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Israeli Concept of 'State Land' Needs Another Look

The belief that some Israeli settlements have been built on "state land" is based on a misinterpretation of past land-ownership practices, writes Lorenzo Kamel.
Israel's Prime Minister Benjamin Netanyahu (C) stands with Transport Minister Yisrael Katz (2nd R) and Jerusalem Mayor Nir Barkat (L) during an inauguration ceremony of a new highway connecting Pisgat Zeev, an urban settlement in an area Israel annexed to Jerusalem after capturing it in the 1967 Middle East war, with route 443, one of two main routes linking Israel's coastal plain with the uplands of Jerusalem, May 5, 2013. One of the highway's interchanges is named after Netanyahu's father, Benzion Netanya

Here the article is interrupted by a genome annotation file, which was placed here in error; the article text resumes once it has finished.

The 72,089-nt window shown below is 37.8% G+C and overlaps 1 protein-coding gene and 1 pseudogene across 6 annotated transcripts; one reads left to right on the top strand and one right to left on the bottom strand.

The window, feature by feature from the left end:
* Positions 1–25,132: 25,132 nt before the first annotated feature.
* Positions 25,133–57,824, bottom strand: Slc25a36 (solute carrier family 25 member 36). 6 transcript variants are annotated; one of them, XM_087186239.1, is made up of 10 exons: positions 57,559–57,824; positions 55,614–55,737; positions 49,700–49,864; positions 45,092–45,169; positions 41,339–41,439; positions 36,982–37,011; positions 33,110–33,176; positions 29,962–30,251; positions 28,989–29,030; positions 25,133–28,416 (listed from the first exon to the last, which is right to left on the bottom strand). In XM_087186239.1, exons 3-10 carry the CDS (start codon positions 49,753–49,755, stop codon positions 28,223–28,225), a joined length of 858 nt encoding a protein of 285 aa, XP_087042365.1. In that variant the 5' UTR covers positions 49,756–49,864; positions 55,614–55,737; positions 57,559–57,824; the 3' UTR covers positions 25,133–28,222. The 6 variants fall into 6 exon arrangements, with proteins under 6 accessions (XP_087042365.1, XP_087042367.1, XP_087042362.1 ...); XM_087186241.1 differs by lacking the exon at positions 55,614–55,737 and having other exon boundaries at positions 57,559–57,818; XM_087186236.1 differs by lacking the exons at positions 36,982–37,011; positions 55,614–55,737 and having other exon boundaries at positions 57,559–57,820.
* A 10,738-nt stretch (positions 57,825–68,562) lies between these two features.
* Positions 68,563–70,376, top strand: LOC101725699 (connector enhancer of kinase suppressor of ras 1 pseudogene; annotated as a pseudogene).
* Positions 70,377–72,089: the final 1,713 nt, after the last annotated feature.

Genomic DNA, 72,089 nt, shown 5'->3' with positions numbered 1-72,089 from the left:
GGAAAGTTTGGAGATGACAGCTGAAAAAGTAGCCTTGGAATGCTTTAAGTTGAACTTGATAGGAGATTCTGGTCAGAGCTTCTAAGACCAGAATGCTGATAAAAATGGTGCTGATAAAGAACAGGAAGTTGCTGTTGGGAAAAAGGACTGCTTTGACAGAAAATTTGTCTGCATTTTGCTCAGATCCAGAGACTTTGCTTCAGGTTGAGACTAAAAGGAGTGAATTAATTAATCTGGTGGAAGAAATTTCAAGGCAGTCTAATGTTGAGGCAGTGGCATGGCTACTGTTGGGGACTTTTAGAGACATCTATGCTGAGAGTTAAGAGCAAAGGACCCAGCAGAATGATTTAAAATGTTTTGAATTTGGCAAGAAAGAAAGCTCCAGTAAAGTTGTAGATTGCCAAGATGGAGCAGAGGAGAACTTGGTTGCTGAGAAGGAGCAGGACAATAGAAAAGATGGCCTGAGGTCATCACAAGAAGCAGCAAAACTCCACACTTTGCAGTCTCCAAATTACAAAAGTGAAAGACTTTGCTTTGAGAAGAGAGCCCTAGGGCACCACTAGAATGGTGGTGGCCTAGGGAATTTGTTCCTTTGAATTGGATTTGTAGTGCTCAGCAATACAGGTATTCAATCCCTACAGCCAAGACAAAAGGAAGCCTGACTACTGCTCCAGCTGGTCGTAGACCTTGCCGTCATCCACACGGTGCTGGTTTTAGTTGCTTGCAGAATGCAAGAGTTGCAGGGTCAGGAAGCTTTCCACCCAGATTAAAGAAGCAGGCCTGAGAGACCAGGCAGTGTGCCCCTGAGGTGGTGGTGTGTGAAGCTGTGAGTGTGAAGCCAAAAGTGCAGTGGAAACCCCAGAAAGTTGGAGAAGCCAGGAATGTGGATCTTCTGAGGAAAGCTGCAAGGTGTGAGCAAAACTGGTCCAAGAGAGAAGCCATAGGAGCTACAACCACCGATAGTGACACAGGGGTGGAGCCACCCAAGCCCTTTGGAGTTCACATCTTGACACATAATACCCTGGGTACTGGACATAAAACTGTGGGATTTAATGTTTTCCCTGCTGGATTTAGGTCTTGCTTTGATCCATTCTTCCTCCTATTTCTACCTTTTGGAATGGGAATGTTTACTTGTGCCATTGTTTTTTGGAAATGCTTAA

Last March, the Israeli Civil Administration made public that, over the last 33 years, 0.77% of the “land owned by the state” in the West Bank has been assigned to Palestinian residents as compared to the 39% allocated to settlers. This unequal treatment has attracted fierce criticism.

Nonetheless, such criticisms have often resorted to the same terminology and arguments used by those who uphold the legitimacy of the settlements, effectively giving credence to the idea that the colonies authorized by the Israeli authorities were built, to paraphrase David M. Philips in Commentary, on “state-owned” or “public” land, thus on “un-registered” lands, or areas ascribable to “absentee property owners.”

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